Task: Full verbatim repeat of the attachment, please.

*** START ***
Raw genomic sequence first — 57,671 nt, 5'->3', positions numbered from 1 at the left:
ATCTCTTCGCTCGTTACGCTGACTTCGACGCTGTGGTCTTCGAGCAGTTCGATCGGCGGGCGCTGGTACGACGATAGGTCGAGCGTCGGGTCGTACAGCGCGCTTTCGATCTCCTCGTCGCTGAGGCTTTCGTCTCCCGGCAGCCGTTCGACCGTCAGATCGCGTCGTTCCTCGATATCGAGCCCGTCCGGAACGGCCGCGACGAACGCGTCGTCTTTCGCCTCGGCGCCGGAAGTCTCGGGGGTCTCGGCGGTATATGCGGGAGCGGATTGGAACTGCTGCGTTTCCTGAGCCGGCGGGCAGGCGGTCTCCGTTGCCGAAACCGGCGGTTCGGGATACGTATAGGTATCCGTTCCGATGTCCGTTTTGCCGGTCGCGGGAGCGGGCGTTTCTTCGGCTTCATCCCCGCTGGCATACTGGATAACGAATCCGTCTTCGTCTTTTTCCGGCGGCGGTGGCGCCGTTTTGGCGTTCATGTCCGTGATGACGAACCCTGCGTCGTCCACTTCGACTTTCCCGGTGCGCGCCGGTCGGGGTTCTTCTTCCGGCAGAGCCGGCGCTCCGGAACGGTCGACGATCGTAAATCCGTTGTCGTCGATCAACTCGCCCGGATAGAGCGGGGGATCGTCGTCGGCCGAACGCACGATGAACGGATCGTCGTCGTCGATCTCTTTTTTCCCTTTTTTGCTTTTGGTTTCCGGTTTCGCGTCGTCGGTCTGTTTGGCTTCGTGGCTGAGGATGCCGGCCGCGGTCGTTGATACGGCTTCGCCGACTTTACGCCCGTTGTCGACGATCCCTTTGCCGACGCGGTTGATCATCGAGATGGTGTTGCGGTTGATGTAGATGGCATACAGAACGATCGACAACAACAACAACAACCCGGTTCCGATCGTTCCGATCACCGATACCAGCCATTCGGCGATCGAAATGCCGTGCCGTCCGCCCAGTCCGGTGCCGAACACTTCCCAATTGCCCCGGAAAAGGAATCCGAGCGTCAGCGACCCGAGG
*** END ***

Raw genomic sequence first — 57,671 nt, 5'->3', positions numbered from 1 at the left:
ATCTCTTCGCTCGTTACGCTGACTTCGACGCTGTGGTCTTCGAGCAGTTCGATCGGCGGGCGCTGGTACGACGATAGGTCGAGCGTCGGGTCGTACAGCGCGCTTTCGATCTCCTCGTCGCTGAGGCTTTCGTCTCCCGGCAGCCGTTCGACCGTCAGATCGCGTCGTTCCTCGATATCGAGCCCGTCCGGAACGGCCGCGACGAACGCGTCGTCTTTCGCCTCGGCGCCGGAAGTCTCGGGGGTCTCGGCGGTATATGCGGGAGCGGATTGGAACTGCTGCGTTTCCTGAGCCGGCGGGCAGGCGGTCTCCGTTGCCGAAACCGGCGGTTCGGGATACGTATAGGTATCCGTTCCGATGTCCGTTTTGCCGGTCGCGGGAGCGGGCGTTTCTTCGGCTTCATCCCCGCTGGCATACTGGATAACGAATCCGTCTTCGTCTTTTTCCGGCGGCGGTGGCGCCGTTTTGGCGTTCATGTCCGTGATGACGAACCCTGCGTCGTCCACTTCGACTTTCCCGGTGCGCGCCGGTCGGGGTTCTTCTTCCGGCAGAGCCGGCGCTCCGGAACGGTCGACGATCGTAAATCCGTTGTCGTCGATCAACTCGCCCGGATAGAGCGGGGGATCGTCGTCGGCCGAACGCACGATGAACGGATCGTCGTCGTCGATCTCTTTTTTCCCTTTTTTGCTTTTGGTTTCCGGTTTCGCGTCGTCGGTCTGTTTGGCTTCGTGGCTGAGGATGCCGGCCGCGGTCGTTGATACGGCTTCGCCGACTTTACGCCCGTTGTCGACGATCCCTTTGCCGACGCGGTTGATCATCGAGATGGTGTTGCGGTTGATGTAGATGGCATACAGAACGATCGACAACAACAACAACAACCCGGTTCCGATCGTTCCGATCACCGATACCAGCCATTCGGCGATCGAAATGCCGTGCCGTCCGCCCAGTCCGGTGCCGAACACTTCCCAATTGCCCCGGAAAAGGAATCCGAGCGTCAGCGACCCGAGG